Jagannath Puri Dham or Jagannath Puri or even Puri as it is called, is situated at Puri Districts in the State of Orissa (India). It is one of the four Holy Kshetras of India including temples at Rameshwaram, Dwaraka, Badrinath and Puri. The Annual Rathayatra festival is the high point of all the Festivals celebrated and has been attracting lakhs of devotees and pilgrims since time immemorial. To see the Lord on the Chariot on the Rathayatra day is to secure salvation from the cycles of birth and death.
The main temple structure is 65m (214 feet) high and is built on elevated ground, making it look more imposing. The vast temple complex comprises an area of 10.7 acres and is enclosed by two rectangular walls. The outer enclosure is called Meghanada Prachira, 200m (665 ft) by 192m (640 ft). The walls are 6m (20 feet) high. The inner wall is called Kurmabedha, 126m (420 ft) by 95m (315 ft). The walls were built during the 15th or 16th century.
There is a wheel on top of the Jagannath Temple made of an alloy of eight metals (asta-dhatu). It is called the Nila Chakra (Blue Wheel), and is 3.5m (11 ft 8 in) high with a circumference of about 11m (36 ft). Every day, a different flag is tied to a mast attached to the Nila Chakra. Every Ekadasi, a lamp is lit on top of the temple near the wheel.
Gates in Temple:
There are four gates in East, South, West and North sides to enter the temple.
1. SINGHA-DWAR (East Gate or Lions Gate)
2. GHOTAK-DWAR (South gate or Horse Gate)
3. BAGHA-DWAR (West Gate or Tiger Gate)
4. HATI DWAR (North Gate or Elephant Gate)
Arun Stambha (Sun Pillar):
It is situated just in front of Lion's gate. It is also believed that out of 22 steps two steps lying below stone of about 34' height on top of this pillar the charioteer of Arun (Sun) is sealing with folded hand towards Lord Jagannath. In 18th century the king Gajapati Dibyasingh dev brought this pillar from Konark.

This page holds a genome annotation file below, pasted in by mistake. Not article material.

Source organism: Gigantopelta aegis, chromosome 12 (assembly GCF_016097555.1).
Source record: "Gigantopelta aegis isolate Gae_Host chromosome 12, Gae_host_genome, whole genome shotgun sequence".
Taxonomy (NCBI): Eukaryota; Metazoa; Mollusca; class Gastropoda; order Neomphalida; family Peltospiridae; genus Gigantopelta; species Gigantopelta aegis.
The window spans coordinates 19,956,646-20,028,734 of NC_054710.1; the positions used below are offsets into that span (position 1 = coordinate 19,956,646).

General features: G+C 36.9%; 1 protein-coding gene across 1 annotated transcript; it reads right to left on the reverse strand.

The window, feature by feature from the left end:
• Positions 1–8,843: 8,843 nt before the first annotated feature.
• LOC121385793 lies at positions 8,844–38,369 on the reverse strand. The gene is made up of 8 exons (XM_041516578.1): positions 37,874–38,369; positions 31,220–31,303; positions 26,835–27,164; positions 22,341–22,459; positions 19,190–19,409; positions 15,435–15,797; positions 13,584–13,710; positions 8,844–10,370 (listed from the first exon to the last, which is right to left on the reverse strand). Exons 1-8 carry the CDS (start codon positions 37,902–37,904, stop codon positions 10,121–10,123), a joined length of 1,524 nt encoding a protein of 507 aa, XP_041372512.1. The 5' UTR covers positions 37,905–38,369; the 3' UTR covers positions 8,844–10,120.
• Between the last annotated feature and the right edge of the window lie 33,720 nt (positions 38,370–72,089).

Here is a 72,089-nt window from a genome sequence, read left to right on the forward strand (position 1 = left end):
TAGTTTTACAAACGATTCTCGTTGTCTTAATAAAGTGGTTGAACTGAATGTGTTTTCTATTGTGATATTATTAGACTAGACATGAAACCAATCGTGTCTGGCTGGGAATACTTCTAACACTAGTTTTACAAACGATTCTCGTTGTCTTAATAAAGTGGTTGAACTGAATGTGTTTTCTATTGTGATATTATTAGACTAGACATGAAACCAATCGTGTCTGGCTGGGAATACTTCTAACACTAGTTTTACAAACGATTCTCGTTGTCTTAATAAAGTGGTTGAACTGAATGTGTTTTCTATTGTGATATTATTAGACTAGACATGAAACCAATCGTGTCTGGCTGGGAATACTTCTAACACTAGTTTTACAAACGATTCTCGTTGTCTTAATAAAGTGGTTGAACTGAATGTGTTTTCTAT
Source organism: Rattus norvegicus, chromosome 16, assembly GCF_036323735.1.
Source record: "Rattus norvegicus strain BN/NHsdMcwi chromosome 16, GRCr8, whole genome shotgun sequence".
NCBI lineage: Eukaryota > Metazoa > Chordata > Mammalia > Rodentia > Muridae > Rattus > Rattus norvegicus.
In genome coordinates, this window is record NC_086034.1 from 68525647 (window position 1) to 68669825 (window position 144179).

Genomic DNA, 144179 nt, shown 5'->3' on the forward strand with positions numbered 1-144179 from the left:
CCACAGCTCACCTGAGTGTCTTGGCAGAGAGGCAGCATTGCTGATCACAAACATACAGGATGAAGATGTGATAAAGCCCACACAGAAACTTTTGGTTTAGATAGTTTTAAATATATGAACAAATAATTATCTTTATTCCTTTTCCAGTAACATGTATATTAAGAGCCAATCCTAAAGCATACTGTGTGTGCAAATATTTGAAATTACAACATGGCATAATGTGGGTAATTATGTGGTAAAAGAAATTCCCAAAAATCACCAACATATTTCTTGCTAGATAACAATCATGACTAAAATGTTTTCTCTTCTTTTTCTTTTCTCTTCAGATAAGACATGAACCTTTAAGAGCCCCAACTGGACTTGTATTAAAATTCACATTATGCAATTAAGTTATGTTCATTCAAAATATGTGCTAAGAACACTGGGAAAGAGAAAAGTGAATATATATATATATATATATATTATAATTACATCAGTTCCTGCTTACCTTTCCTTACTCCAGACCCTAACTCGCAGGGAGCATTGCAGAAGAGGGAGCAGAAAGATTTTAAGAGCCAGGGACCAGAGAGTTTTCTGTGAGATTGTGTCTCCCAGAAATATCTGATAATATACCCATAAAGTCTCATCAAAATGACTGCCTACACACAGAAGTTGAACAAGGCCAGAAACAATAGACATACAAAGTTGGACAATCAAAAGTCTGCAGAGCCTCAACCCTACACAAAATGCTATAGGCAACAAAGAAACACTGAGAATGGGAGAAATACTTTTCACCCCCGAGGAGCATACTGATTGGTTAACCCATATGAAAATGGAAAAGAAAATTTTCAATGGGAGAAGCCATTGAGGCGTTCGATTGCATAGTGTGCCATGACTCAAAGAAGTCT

The central forms of Jagannath, Balabhadra and the goddess Subhadra constitute the trinity of deities sitting on the bejewelled platform in the inner sanctum. Lord balabhadra is the elder brother, Lord Jagannath is Younger brother and devi Subhadra is youngest sister.
Lord Jagannath, the symbol of universal love and brotherhood is worshipped in the Temple along with Balabhadra, Subhadra, Sudarshan, Madhaba, Sridevi and Bhudevi on the Ratnabedi or the bejewelled platform.
A famous festival related to the Jagannath temple is the Ratha Yatra, or chariot festival, which occurs yearly in June or July. During the Rath Yatra Festival, the images of Jagannath, Balabhadra and Subhadra are placed in mammoth chariots or 'raths', the largest of which is 14 meters (46 feet) high and has 16 wheels, each more than two meters (seven feet) in diameter, which are then drawn along Grand Road to the Gundecha Temple, a few kilometers away. After they have stayed in that temple for 9 days, the deities again ride the chariots back to their home temple.
Maha-prasada is pure vegetarian spiritual food offered to Lord Jagannath. Just by eating this maha-prasada one makes great spiritual advancement. Everyday, fifty-six varieties of prasada are offered to Lord Jagannath. The preparations are made traditionally and no onion, garlic, chillies or many varieties of vegetables (considered alien) are not used. These Offerings after being made to Lord Jagannath are in turn again offered to Goddess Bimala Devi in the temple precincts and then becomes Mahaprasadam. This Mahaprasadam is considered very efficacious for spiritual liberation. One should respectfully honor the Mahaprasadam sitting on the floor.
A Little History
According to recently discovered copper plates from the Ganga dynasty, the construction of the Jagannath temple was initiated by the ruler of Kalinga, Anantavarman Chodaganga Dev. The Jagamohana and the Vimana portions of the temple were built during his reign (1078 - 1148 CE). However it was only in the year 1174 CE that the Orissan ruler Ananga Bhima Deva rebuild the temple to give a shape in which it stands today.
Jagannath Swami Nayana Patha Gami Bhava Tume...
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